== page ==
if Aristotle was around today what advice would he give for making the perfect wedding speech? He would probably suggest we master the ‘five canons of rhetoric.’ As expressed by Quintilian:
“The whole art of oratory, as the most and greatest writers have taught, consists of five parts; invention, arrangement, style, memory and delivery.”
invention ( inventio) is the vital stage of exploring all possible avenues and sources for what you might say, anecdotes, stories, interesting facts and milestones – anything that may be of interest. It can help to create a mind-map. The goal is to find an idea, a narrative thread, for your speech.
Arrangement (dispositio) covers the organising of your content to make the best impact. In Greek, the word is taxis – to arrange your troops for battle! While not fighting your guests, it helps you to deliver it, and them to follow it, if you have a framework.. One is known as ‘the rule of three.’ It reflects Aristotle’s three act plot structure. For example you could introduce your narrative thread as ‘milestones on a romantic journey’ and arrange your stories – the heart of any speech- around ‘early days’, ‘significant stops’ and ‘arrival’.
Style (elocutio) This is is all about making the guests want to listen to you! Seems obvious, but the point being made is that it is all about how you do it – the way you come across. The common error is to focus only on content, slaving over the writing and correcting until the last minute. Thus leaving little or no time to work, by rehearsing, on the impression you make with expression and body language. Essential to making the emotional connection you want.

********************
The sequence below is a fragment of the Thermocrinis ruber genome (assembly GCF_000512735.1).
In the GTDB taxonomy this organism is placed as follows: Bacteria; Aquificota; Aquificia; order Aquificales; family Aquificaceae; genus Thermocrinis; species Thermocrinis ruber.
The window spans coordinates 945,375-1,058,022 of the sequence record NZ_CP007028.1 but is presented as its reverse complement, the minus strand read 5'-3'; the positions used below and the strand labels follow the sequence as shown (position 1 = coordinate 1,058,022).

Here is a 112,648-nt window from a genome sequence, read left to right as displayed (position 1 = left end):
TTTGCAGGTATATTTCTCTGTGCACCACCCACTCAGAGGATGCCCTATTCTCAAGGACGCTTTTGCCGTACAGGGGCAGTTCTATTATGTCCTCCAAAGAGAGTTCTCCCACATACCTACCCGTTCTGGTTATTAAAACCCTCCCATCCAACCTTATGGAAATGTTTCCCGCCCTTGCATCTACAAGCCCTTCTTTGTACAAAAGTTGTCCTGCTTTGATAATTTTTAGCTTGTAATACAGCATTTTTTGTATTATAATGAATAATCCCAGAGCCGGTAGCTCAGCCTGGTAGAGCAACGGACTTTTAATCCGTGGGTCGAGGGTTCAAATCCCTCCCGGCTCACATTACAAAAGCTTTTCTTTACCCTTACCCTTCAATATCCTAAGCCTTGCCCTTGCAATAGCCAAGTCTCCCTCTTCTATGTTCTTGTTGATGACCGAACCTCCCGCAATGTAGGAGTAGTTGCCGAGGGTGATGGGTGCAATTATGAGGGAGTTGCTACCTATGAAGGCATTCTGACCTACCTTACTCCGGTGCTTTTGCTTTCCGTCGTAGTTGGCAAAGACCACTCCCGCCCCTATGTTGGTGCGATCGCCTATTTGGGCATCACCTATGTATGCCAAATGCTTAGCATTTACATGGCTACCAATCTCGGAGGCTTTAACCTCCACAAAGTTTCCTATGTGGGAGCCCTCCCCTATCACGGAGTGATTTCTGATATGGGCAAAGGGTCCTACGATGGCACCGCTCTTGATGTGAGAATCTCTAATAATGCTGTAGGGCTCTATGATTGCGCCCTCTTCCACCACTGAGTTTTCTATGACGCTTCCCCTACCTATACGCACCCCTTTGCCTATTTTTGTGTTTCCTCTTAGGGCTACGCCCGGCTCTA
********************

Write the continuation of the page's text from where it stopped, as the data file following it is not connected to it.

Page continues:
Memory (memoria) For the ancient orators notepaper was rare! They had to memorise their speeches and learn to deliver them spontaneously, something you will want to do. Something you can’t do reading from a script. The best ‘spontaneous’ solution is to prepare notes to refer to, only if really needed. You’ll have a good grasp of your content so the notes need only contain key headings and ‘signpost’ words.
Delivery (actio) When asked what was the most important component in oratory Demosthenes replied ‘DELIVERY‘. Asked what wa second, he responded, ‘DELIVERY’ and, third, ‘DELIVERY‘.
You can’t escape rehearsal if you want to deliver. Keep in mind these final wise words:
‘I would not hesitate to assert that a mediocre speech supported by all the power of delivery will be more impressive than the best speech unaccompanied by such power.’ Quintilian, Institutes of Oratory
My book Unaccustomed As I Am… The Wedding Speech Made Easy is published November 3rd. you can pre-order on Amazon